This a wake-up call: The library and board want more of your money. The basis for trying to improve the existing site of the library is flawed.
The closing of Lincoln Avenue will adversely impact the immediate area and destroy the natural grid already compounded by Eight Corners and existing street infrastructure.
The variances that have been requested are not only excessive, but will impact the area negatively forever. The site is just not suitable for this venture.
What about the alternate sites, such as the old Moose property that would have far less impact and is a site in need of development, as suggested in the 2020 Master Plan advising for a south side library presence? That area is supported by a dead-end street, Metra with an under-track pedway and bus stops on Ogden Avenue offering limited impact with a built-in campus feel.
The current library system within the surrounding area has reached a point of saturation and redundancy that does not need to be expanded upon. A satellite branch could be updated with features that are currently lacking. However, I question the need to provide meeting rooms or an entertainment venue not directed to library business.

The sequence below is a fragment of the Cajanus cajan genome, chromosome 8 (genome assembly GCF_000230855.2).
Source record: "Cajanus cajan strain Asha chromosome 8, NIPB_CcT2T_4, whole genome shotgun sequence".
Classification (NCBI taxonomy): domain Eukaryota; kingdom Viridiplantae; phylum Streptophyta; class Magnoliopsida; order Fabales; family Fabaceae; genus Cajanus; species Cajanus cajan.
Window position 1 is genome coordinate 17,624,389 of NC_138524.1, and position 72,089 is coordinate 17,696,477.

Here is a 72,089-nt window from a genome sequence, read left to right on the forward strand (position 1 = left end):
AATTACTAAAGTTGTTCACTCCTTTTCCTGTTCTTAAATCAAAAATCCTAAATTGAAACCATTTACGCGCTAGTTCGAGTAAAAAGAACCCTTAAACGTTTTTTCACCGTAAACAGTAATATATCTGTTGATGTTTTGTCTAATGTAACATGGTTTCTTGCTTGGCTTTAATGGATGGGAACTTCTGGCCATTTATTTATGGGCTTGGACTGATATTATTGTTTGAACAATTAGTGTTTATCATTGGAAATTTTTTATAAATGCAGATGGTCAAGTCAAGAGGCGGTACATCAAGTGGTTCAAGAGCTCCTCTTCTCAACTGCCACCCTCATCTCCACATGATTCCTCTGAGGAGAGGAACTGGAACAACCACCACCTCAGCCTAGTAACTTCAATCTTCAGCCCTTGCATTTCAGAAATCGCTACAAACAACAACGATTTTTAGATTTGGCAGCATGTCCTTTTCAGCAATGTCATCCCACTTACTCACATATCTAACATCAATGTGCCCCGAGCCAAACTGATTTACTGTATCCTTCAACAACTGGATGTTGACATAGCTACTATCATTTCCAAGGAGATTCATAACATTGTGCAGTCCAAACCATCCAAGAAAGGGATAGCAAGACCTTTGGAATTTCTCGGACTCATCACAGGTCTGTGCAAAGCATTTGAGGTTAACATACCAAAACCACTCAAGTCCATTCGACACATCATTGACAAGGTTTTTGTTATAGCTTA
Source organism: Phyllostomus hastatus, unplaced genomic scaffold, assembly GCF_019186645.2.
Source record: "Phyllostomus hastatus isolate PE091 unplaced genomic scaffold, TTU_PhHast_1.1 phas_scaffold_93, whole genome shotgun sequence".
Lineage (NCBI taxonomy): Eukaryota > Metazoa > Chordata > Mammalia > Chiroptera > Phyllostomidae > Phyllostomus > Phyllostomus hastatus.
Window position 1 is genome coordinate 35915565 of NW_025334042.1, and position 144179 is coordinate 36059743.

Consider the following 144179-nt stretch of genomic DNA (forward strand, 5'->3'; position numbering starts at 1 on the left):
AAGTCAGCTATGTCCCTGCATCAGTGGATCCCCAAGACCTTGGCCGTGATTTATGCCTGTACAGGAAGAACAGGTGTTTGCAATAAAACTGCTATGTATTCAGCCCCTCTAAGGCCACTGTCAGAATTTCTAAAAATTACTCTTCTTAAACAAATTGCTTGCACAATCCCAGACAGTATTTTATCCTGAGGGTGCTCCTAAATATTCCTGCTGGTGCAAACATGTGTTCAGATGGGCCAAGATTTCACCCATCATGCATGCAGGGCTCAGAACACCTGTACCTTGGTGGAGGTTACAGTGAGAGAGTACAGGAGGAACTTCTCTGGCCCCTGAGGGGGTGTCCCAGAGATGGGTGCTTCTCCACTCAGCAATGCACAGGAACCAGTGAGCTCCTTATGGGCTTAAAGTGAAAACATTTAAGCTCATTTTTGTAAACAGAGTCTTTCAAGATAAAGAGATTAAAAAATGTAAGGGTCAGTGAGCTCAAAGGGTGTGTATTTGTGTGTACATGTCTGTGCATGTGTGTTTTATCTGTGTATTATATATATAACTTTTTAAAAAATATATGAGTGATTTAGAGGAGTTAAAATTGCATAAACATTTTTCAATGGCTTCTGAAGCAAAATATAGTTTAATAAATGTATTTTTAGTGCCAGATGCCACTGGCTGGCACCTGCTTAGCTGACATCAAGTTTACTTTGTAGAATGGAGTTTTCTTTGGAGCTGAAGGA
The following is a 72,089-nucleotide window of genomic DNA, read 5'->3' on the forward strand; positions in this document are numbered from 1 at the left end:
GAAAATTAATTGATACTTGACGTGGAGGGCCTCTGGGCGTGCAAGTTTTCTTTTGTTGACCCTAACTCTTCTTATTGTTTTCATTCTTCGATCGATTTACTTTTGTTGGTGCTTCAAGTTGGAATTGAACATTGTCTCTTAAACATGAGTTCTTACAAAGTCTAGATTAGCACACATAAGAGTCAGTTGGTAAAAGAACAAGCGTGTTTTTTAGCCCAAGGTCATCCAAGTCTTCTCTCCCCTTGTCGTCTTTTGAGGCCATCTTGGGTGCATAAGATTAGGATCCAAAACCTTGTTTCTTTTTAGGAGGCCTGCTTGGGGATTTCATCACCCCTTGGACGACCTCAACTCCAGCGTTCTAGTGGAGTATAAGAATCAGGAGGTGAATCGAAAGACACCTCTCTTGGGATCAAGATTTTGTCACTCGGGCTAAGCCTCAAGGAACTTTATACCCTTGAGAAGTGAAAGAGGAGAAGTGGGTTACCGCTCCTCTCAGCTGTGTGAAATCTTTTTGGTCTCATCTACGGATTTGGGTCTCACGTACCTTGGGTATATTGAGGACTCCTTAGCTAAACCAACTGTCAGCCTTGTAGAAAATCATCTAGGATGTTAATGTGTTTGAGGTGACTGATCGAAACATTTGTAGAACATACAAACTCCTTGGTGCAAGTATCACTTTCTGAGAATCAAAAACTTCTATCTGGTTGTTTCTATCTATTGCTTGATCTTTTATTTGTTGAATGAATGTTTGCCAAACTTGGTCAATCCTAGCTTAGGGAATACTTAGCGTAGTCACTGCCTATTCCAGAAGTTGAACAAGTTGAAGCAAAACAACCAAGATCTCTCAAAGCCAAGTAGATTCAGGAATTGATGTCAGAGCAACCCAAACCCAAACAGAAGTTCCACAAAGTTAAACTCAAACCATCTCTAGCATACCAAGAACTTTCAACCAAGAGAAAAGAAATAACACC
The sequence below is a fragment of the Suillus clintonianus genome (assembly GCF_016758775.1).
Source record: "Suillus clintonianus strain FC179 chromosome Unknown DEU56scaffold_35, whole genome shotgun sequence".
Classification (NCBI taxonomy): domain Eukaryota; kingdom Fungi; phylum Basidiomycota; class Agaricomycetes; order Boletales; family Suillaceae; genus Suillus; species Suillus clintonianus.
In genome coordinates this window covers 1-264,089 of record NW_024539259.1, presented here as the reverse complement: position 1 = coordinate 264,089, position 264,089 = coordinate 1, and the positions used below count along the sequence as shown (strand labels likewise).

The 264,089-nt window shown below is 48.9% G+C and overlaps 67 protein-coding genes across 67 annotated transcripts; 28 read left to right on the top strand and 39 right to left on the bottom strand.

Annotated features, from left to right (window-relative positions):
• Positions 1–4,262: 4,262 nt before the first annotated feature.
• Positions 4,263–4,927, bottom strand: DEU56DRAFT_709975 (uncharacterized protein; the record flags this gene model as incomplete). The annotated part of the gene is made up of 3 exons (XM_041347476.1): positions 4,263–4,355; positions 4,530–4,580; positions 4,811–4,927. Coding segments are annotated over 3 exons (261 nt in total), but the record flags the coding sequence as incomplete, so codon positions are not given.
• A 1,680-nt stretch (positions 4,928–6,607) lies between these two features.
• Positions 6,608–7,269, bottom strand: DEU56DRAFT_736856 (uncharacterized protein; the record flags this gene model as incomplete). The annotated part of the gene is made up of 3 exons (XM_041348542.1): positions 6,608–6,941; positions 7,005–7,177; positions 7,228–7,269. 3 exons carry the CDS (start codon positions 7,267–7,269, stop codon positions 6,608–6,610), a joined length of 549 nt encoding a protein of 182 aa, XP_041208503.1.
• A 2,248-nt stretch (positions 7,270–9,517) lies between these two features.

The digital conversion of reading and research material actually has reduced the need for a large physical library presence. The exponential growth of digital materials and Internet accessibility has further reduced the need for these large structures.
Families are in distress and it is exactly these types of pursuits that are contributing to the economic demise of the village. May I be so bold as to suggest that the library board fee structure, supported by pension taxes, which contributes to the strain on our families, not only needs to be reduced but forced to exist on smaller percentages. Add to this another increase approved by the board during its Aug. 27 meeting.
I find it ironic, that the assembly of some of the most educated individuals of the community wishes to engage in this pursuit, which will impact the immediate area so negatively.
Secondly, during this period of the slowest recovery and possible economic implosion, entertaining the thought of saddling the community with a larger reoccurring cost basis will have negative repercussions that far outweigh any beneficial aspect to the whole population.
Instead of a few people forcing their quest for a monument to their personal legacies, the greatest lesson of fiscal reasonability and sacrifice may be the best lesson that could be taught to both the community and other bureaucracies that seem to be headstrong on preserving their own agendas.
The total lack of a fiduciary mindset at every level of local government, county, state and sadly federal irresponsibility that has brought this country to its knees should not be allowed to continue.
We need your support to oppose this plan at the next meeting on Sept. 10 at 6:30 at the village hall.